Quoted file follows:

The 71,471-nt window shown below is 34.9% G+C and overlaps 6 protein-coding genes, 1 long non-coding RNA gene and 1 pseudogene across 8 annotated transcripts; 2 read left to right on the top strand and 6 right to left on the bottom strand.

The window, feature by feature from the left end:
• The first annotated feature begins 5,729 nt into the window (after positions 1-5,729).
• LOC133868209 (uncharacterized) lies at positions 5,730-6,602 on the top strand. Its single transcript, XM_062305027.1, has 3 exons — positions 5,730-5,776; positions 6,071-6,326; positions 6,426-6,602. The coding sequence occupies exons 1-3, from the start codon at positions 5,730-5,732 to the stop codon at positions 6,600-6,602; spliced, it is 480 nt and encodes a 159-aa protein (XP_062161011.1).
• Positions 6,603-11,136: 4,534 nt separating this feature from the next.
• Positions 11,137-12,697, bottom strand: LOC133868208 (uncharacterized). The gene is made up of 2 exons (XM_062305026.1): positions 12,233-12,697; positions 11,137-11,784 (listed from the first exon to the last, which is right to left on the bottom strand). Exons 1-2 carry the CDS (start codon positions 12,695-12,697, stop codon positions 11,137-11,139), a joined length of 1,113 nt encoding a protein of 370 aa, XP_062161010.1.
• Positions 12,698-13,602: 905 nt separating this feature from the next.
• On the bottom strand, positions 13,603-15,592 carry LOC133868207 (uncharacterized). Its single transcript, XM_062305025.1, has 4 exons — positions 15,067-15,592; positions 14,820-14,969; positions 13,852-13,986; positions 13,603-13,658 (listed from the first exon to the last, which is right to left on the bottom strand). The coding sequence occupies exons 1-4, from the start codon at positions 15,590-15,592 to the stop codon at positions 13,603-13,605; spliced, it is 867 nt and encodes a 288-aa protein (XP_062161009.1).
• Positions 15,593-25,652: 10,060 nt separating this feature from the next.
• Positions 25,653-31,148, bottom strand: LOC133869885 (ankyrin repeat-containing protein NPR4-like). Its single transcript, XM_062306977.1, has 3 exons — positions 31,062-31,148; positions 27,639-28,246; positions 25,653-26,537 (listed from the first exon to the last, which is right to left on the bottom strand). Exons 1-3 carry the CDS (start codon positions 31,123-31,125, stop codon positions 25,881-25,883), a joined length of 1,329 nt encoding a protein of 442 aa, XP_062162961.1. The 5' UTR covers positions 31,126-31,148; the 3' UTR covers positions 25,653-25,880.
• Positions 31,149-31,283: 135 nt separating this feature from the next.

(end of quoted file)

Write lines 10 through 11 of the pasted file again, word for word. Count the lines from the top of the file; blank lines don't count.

• Positions 25,653-31,148, bottom strand: LOC133869885 (ankyrin repeat-containing protein NPR4-like). Its single transcript, XM_062306977.1, has 3 exons — positions 31,062-31,148; positions 27,639-28,246; positions 25,653-26,537 (listed from the first exon to the last, which is right to left on the bottom strand). Exons 1-3 carry the CDS (start codon positions 31,123-31,125, stop codon positions 25,881-25,883), a joined length of 1,329 nt encoding a protein of 442 aa, XP_062162961.1. The 5' UTR covers positions 31,126-31,148; the 3' UTR covers positions 25,653-25,880.
• Positions 31,149-31,283: 135 nt separating this feature from the next.